The sesame oil really makes this dish I think (is that sesame oil in your photo? It doesn't look anything like sesame oil I've used in Korea...). If you can spare the sesame oil (it's expencive) you can fry the rice and kim chi in it and it's even tastier!

    And my favorite is not just regular kim on top, but the crumbly slightly sweet/salty kim (seaweed) on top (like the one that sometimes came with preschool lunch).

    Oh, and don't forget that how fermented the kimchi is affects the taste a lot. I prefer fresher kim chi for this particular dish, but I'm sure everyone has their own preference (though I'm sure Koreans have a particular ^best time^ in the kim chi life span to make this dish as they do for every dish)

    Just curious, how much do ingredients for Korean food cost up in your neck of the woods? And how does it compare to Korea?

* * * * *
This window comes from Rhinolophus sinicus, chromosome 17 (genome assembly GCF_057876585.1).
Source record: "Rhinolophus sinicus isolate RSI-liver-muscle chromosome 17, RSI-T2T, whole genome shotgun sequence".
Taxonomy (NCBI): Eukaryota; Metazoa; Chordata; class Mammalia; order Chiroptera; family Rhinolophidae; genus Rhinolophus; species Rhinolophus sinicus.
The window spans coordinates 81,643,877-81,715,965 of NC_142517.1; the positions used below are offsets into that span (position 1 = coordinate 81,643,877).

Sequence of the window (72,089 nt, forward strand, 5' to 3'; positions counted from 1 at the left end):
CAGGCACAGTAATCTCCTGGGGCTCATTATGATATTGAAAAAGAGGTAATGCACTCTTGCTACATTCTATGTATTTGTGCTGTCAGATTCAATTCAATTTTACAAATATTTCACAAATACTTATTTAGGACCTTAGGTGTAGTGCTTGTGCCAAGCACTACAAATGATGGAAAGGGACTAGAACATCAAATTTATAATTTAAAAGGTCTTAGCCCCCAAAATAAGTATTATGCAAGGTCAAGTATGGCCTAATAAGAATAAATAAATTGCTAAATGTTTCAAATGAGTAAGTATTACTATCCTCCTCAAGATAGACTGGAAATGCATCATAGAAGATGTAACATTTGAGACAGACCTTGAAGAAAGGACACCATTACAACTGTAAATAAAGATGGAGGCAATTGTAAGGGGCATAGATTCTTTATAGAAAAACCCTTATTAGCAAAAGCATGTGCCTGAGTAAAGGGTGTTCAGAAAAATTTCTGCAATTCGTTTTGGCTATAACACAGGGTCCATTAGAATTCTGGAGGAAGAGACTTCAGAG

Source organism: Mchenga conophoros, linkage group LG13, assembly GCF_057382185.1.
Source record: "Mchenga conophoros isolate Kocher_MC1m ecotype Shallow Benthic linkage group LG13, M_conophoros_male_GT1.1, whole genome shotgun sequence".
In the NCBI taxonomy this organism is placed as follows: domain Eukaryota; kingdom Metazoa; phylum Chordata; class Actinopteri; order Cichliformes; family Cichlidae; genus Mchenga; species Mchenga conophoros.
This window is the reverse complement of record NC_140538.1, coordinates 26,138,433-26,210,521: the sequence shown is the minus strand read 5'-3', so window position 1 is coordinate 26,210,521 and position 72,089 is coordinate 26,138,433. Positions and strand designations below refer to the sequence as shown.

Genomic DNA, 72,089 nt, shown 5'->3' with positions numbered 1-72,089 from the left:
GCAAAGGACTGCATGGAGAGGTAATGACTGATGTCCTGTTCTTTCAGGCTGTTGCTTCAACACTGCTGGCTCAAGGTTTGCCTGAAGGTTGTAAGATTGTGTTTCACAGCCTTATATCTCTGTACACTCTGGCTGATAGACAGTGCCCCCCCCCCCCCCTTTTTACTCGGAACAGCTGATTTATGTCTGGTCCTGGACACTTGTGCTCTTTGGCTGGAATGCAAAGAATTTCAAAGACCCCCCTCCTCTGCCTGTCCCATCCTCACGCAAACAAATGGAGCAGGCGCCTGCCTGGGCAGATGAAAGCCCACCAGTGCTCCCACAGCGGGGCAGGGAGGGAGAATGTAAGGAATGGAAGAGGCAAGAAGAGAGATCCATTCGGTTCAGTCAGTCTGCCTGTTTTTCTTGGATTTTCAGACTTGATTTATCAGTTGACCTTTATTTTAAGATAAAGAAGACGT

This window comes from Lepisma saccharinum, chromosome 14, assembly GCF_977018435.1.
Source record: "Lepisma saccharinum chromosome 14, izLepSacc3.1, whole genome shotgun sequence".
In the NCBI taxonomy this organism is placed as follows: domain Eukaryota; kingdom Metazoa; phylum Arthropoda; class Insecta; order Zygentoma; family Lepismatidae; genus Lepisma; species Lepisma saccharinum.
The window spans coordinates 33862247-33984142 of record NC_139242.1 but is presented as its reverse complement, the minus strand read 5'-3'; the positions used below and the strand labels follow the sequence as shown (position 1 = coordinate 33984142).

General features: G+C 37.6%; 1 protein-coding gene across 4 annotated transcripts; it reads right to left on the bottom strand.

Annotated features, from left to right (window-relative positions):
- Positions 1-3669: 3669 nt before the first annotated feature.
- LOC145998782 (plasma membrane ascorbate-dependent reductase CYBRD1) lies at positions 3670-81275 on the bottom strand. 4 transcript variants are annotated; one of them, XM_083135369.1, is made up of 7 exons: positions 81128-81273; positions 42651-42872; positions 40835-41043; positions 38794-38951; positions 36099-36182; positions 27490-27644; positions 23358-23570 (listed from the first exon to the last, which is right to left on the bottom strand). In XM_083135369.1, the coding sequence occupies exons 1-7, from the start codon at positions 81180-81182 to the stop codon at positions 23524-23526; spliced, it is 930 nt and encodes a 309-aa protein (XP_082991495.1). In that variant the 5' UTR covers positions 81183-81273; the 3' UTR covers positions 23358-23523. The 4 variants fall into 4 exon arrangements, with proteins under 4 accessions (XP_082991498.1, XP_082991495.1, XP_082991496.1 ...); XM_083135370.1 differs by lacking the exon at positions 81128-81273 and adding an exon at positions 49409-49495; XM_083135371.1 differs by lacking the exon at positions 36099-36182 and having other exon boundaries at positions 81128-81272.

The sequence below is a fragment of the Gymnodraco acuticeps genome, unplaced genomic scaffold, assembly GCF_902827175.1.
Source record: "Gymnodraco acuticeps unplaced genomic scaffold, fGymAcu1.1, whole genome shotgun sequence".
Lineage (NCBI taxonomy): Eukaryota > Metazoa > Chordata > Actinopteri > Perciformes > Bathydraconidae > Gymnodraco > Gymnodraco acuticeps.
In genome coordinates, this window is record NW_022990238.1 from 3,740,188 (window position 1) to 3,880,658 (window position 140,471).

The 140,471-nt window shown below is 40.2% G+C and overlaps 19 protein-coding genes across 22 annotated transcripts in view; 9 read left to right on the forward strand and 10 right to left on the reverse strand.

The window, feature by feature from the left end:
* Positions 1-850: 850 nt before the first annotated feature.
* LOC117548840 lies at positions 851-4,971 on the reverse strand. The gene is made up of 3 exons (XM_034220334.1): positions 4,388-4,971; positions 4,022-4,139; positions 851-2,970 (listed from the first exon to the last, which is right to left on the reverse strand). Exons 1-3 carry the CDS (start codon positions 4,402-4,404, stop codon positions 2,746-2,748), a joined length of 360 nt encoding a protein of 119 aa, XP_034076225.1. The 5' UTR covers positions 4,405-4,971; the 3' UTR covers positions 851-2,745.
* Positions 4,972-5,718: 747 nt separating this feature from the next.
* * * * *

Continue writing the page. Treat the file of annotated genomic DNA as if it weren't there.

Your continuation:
5. Oh, I forgot, I blogged about this a long time ago too!

  6. i totally agree with 조안나 because fermented kimchi's much better for cooking, people usually kimchi fried rice and kimchi chiggae to get rid of kimch that are too fermented haha(also to eat delicious food whenever you have fermented kimchi) but usually if you buy kimchi abroad it's likely to be already fermented.but if not, let it sit outside the fridge for over night or maybe a day and half, then it gets naturally fermented!

    It looks sooo good!! haha i didnt expect myself to wanna go to canada to eat someone's kimchi fried rice.. but I do now!! miss you lady :)

  7. Looks awesome! The kimbap shop would be proud.

  8. Grrrl, this reminds me of the "Bi Bim Bap" that I had in Portland a couple weeks ago. More like Bi Bim BARV (there was peanut sauce on it?!?!?)! This winter I'm going to revisit Kimchi Jigae for sure, though. At home. I don't trust NO ONE.

    Total nostalgia <3!

  9. Friends! Love the comments and suggestions!

    @Nella - I love that you love kimchi! It took me over a year - while living there! - to love it. Silly palate.

    @Jess: YUM. I forgot about tuna! Will definitely try that or the pork next time - thank you for commenting! :)